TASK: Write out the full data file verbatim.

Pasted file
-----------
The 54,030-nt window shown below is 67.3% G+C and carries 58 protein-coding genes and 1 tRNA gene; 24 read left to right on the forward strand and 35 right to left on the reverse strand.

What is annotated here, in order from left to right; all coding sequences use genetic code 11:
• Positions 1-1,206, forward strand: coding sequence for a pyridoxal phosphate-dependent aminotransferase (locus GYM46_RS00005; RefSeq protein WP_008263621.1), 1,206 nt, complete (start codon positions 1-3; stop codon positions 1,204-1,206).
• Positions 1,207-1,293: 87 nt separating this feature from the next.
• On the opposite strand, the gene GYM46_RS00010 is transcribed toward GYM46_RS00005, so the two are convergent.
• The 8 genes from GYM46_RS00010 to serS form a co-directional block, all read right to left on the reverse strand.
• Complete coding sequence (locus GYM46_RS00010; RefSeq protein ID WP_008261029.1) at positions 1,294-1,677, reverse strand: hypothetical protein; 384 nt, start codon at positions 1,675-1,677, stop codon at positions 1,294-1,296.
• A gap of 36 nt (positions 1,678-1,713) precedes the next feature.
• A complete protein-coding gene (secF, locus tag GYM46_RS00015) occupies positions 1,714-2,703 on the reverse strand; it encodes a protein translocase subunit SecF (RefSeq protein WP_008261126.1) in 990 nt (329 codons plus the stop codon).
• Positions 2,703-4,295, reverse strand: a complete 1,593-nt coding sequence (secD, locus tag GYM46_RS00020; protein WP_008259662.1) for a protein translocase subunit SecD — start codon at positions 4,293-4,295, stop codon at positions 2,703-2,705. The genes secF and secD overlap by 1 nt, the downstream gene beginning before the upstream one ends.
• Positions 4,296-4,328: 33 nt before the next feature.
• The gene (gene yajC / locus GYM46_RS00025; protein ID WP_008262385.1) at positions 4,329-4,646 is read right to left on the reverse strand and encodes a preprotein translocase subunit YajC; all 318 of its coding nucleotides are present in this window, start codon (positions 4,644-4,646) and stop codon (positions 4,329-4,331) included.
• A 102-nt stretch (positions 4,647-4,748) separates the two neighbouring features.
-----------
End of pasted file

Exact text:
The 54,030-nt window shown below is 67.3% G+C and carries 58 protein-coding genes and 1 tRNA gene; 24 read left to right on the forward strand and 35 right to left on the reverse strand.

What is annotated here, in order from left to right; all coding sequences use genetic code 11:
• Positions 1-1,206, forward strand: coding sequence for a pyridoxal phosphate-dependent aminotransferase (locus GYM46_RS00005; RefSeq protein WP_008263621.1), 1,206 nt, complete (start codon positions 1-3; stop codon positions 1,204-1,206).
• Positions 1,207-1,293: 87 nt separating this feature from the next.
• On the opposite strand, the gene GYM46_RS00010 is transcribed toward GYM46_RS00005, so the two are convergent.
• The 8 genes from GYM46_RS00010 to serS form a co-directional block, all read right to left on the reverse strand.
• Complete coding sequence (locus GYM46_RS00010; RefSeq protein ID WP_008261029.1) at positions 1,294-1,677, reverse strand: hypothetical protein; 384 nt, start codon at positions 1,675-1,677, stop codon at positions 1,294-1,296.
• A gap of 36 nt (positions 1,678-1,713) precedes the next feature.
• A complete protein-coding gene (secF, locus tag GYM46_RS00015) occupies positions 1,714-2,703 on the reverse strand; it encodes a protein translocase subunit SecF (RefSeq protein WP_008261126.1) in 990 nt (329 codons plus the stop codon).
• Positions 2,703-4,295, reverse strand: a complete 1,593-nt coding sequence (secD, locus tag GYM46_RS00020; protein WP_008259662.1) for a protein translocase subunit SecD — start codon at positions 4,293-4,295, stop codon at positions 2,703-2,705. The genes secF and secD overlap by 1 nt, the downstream gene beginning before the upstream one ends.
• Positions 4,296-4,328: 33 nt before the next feature.
• The gene (gene yajC / locus GYM46_RS00025; protein ID WP_008262385.1) at positions 4,329-4,646 is read right to left on the reverse strand and encodes a preprotein translocase subunit YajC; all 318 of its coding nucleotides are present in this window, start codon (positions 4,644-4,646) and stop codon (positions 4,329-4,331) included.
• A 102-nt stretch (positions 4,647-4,748) separates the two neighbouring features.